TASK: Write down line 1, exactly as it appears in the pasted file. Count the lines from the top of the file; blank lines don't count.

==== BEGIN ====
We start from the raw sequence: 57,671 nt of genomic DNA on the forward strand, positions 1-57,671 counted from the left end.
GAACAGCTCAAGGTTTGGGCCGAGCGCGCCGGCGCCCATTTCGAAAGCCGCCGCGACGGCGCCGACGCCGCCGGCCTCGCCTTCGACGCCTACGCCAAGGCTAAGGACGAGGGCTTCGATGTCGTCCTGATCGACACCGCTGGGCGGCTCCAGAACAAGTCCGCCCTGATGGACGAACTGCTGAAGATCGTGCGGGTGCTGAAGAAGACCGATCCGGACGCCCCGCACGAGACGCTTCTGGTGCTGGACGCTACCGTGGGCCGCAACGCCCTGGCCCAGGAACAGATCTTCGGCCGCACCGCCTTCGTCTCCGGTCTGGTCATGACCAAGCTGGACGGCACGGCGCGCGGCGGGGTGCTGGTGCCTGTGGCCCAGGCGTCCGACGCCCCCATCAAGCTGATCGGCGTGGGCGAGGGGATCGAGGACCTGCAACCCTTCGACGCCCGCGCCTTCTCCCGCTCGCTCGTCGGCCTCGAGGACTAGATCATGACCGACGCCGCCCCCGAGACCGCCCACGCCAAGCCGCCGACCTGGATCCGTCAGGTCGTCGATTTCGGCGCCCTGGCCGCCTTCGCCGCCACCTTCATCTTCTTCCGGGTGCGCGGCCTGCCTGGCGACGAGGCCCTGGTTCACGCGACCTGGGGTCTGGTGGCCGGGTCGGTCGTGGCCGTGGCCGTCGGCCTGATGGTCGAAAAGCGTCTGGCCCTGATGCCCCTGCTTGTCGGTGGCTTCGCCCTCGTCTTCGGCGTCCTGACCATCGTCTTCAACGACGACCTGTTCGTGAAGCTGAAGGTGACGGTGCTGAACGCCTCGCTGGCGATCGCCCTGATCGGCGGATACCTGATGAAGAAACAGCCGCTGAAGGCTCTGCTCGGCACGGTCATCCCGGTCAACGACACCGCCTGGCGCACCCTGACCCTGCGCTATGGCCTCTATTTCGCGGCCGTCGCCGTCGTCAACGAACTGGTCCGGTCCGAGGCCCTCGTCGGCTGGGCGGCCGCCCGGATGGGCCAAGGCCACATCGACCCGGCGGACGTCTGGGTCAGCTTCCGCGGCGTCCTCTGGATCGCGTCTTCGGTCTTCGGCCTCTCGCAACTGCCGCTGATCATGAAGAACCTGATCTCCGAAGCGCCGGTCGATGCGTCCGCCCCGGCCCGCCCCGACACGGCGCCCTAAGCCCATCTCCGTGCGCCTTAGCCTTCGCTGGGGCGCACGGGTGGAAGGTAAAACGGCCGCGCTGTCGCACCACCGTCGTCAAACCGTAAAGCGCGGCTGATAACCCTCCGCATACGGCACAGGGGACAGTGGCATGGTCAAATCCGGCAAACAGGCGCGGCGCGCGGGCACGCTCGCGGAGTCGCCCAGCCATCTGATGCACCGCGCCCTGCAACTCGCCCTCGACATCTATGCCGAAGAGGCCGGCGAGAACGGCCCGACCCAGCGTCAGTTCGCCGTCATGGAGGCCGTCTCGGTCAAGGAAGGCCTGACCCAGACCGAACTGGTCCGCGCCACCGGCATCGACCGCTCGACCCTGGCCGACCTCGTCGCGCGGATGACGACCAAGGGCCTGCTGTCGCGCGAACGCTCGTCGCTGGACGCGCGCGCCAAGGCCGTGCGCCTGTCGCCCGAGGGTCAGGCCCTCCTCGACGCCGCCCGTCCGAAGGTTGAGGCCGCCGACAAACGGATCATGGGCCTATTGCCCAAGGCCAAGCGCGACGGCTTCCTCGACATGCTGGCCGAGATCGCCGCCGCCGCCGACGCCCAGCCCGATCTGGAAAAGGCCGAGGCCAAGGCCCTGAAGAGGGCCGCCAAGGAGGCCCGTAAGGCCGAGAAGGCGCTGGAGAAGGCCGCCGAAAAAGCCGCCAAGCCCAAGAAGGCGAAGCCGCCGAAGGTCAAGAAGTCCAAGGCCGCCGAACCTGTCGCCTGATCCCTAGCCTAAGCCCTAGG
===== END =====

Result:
We start from the raw sequence: 57,671 nt of genomic DNA on the forward strand, positions 1-57,671 counted from the left end.